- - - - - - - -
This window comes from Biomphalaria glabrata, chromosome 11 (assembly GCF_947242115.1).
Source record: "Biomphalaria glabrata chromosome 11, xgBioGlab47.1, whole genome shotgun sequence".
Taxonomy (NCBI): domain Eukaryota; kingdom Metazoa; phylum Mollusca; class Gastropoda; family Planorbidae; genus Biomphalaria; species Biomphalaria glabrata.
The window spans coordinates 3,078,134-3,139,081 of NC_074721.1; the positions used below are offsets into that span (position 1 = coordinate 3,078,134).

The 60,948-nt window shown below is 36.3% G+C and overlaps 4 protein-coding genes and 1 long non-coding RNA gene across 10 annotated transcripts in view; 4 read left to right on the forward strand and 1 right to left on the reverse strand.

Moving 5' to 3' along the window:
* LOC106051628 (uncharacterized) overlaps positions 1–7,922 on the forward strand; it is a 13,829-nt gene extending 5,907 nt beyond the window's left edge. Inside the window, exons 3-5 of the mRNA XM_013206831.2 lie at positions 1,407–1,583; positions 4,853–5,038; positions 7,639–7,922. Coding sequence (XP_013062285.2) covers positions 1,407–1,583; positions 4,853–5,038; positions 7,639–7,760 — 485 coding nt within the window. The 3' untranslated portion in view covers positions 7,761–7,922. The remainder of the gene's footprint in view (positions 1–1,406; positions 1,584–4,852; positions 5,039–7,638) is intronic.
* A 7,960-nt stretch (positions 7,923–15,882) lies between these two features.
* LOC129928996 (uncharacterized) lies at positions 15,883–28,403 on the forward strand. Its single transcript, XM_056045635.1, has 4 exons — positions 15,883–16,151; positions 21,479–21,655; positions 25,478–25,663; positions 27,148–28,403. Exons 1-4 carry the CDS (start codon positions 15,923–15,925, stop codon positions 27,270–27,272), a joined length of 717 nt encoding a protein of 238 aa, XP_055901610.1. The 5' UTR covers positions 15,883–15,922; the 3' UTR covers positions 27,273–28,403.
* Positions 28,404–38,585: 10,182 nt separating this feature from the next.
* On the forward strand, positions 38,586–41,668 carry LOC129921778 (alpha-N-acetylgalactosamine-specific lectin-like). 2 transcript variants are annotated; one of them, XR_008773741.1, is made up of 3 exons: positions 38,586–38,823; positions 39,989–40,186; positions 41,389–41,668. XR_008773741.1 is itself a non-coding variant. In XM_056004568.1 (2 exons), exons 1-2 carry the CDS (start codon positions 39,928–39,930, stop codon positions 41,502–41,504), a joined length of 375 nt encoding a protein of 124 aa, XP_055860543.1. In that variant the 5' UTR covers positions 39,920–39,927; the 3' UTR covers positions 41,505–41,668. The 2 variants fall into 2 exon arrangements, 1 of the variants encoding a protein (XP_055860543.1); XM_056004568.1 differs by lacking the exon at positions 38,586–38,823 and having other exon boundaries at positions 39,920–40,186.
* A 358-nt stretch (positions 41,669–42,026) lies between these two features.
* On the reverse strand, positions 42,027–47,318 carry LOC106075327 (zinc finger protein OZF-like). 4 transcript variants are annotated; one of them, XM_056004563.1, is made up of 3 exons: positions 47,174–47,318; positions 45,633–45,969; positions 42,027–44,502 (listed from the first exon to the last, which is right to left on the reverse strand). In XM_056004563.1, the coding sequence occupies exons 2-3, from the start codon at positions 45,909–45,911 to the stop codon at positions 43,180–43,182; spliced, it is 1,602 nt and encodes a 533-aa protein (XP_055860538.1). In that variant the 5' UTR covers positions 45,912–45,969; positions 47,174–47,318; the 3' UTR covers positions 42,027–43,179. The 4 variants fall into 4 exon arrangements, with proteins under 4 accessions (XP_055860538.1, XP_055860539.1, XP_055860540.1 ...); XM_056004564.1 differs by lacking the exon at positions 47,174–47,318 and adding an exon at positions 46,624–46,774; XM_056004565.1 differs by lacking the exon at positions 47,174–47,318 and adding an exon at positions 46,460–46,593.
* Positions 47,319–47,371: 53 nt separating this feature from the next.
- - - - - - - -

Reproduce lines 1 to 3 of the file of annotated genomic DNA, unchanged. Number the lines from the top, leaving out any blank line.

This window comes from Biomphalaria glabrata, chromosome 11 (assembly GCF_947242115.1).
Source record: "Biomphalaria glabrata chromosome 11, xgBioGlab47.1, whole genome shotgun sequence".
Taxonomy (NCBI): domain Eukaryota; kingdom Metazoa; phylum Mollusca; class Gastropoda; family Planorbidae; genus Biomphalaria; species Biomphalaria glabrata.